Wednesday, March 30, 2011

Geoff Johns versus Aquaman

Make no mistake. I will not like everything that Geoff Johns does with Aquaman. But I am confident that he will do right in setting the character back on track. Why? Because the evidence is clear that Johns understands the three steps to re-establishing an iconic character.


1. Acceptance of the Essentials

Geoff Johns respects the essence of a character's myth. What is the essence of a character's myth? Isn't that act of deciding what a character's essence is subjective? Perhaps. But on the whole "essential" means the elements mostly commonly associated and accepted by the wider public as part of the hero's mythos-- not just the parts the writer happens to like.

The main point here is that Johns does not begin with the presumption that the character is essentially... stupid. He does not think, "Whoa, this character's basic story is ridiculous, and now it's totally broken." Why? Because, regardless of exactly how he terms it, he looks at the characters as mythic. And, as a serious student of mythology knows...


myths are always ridiculous.

Myths are full of trickster spider-gods and holy castrations that birth goddesses and people turning wine in water. A billionaire who beats up muggers as a hobby? Ridiculous. The world's most powerful being contents himself with living as a bullied milksop? Ridiculous. A princess created out of clay by an ancient immortal, magical, and scientifically advanced sisterhood and imbued with superpowers by Greek gods, who, coming to America to fight our enemies foreign and domestic and teach us that male aggression can only be tamed through submission to the happy controlling bondage of women's power of love, meets a lookalike war nurse with the same name as hers whom she can immediately pay to move to South America so she can assume her identity? Really, the word "ridiculous" simply does not cover it.

Geoff Johns does not shy away from the essential ridiculousness of the characters he tackles. He embraces it He accepts that the ridiculous essence of the myth is part of what makes it powerful, part of why the characters persists, long after more "realistic" characters have been forgotten and abandoned.

2. Incorporation of the variations

Well, where I was taught this concept we didn't call it "incorporation"; when talking about myths, we called it "syncretism". Regardless of what you call it, it's a step beyond just accepting the essential myth. It's accepting the value of the essential myth-- and all the variations of the myth that have arisen, even when they seem to be in conflict. Its highest expression is the attempt to reconcile the variations of a myth, into one larger, more powerful version of the myth.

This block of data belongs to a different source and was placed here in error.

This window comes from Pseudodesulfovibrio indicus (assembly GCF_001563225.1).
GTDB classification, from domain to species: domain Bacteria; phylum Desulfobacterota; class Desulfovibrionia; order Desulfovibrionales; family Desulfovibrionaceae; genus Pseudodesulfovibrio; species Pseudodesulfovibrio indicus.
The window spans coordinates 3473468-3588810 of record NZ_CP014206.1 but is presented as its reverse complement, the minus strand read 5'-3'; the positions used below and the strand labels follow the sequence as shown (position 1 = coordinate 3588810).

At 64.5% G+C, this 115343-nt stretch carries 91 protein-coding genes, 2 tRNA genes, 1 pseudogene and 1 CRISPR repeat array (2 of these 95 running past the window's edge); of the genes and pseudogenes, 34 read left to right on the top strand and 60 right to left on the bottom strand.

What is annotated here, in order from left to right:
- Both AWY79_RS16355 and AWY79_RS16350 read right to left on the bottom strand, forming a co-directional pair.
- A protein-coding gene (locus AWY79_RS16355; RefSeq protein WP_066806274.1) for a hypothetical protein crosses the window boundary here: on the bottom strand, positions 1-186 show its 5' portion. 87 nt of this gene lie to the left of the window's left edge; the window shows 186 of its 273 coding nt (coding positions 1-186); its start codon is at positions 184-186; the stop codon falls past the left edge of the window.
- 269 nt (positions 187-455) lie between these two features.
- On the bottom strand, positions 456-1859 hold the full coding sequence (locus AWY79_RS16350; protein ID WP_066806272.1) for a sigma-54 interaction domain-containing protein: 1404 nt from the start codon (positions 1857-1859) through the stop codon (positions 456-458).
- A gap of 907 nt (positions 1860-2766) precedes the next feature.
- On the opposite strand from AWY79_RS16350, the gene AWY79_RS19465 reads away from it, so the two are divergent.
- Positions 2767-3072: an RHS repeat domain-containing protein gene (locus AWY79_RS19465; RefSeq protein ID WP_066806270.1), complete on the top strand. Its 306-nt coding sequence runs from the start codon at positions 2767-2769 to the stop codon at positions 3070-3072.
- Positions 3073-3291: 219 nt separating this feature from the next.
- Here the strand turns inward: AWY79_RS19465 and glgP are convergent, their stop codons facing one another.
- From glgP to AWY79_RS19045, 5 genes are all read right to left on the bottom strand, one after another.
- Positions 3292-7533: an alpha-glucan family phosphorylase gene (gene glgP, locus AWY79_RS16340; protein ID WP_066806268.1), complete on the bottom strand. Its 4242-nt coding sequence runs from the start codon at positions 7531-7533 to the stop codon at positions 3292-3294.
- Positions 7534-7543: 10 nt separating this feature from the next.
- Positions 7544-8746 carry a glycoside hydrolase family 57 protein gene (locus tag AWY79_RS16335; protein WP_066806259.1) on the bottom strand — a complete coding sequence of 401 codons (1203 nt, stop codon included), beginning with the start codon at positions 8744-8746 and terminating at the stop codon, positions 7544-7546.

Like it or not--or like how he does it or not-- this is exactly what Johns does. Sometimes there's a quite of hand-waving, even to the point of literary legerdemain. But generally, since the outcome is "mythically desirable" to the public, they happily suspend their disbelief of whatever means Johns uses to get them where they want to be.

3. Expansion of the mythos by extension or elaboration

Timid writers fear adding any new to a mythos, sometimes out of overwhelming respect for the character. This is particularly true for writers who started as fanboys. Brash writers contradict or at times throwout the existing mythos, trying to turn the character they've been given into a different one (e.g., Peter David on Supergirl). Respectful but bold writers keep older essential elements, but do not hesitate to add appropriate new ones (which we'll call expansion by extension) or extrapolate older elements into new directions and territory (which we'll call expansion by elaboration).


A simplified way of looking at it. is that the writer asks himself or herself:
  1. What are the top ten things "everyone knows" about this character and how can I best make them work together?
  2. How can I make the" other stuff" part of that and make it cool?
  3. Once that's done, how can I make the story bigger or deeper in way consistent with what I've put together?

A brief look at John's treatment of three classic characters, all of whom he brought back from utter extinction, shows his application of these principals.


For Hawkman, he focused on essential elements (Shayera as Hawkgirl and the relationship with her, the reincarnation and connection with ancient Egypt and history, the museum setting, the Thanagarian connection), incorporated variations and history (e.g., quickly merging the blond Golden Age Hawkman with the black-haired Silver Age Hawkman into the brown-haired modern Hawkman, putting all of Hawkman's rogues gallery back into play one by one, bringing back Golden Eagle), and expanded on the mythos (e.g., creating a new and unique fictionopolis for Hawkman to replace the vague and unessential Silver Age setting of Midway City).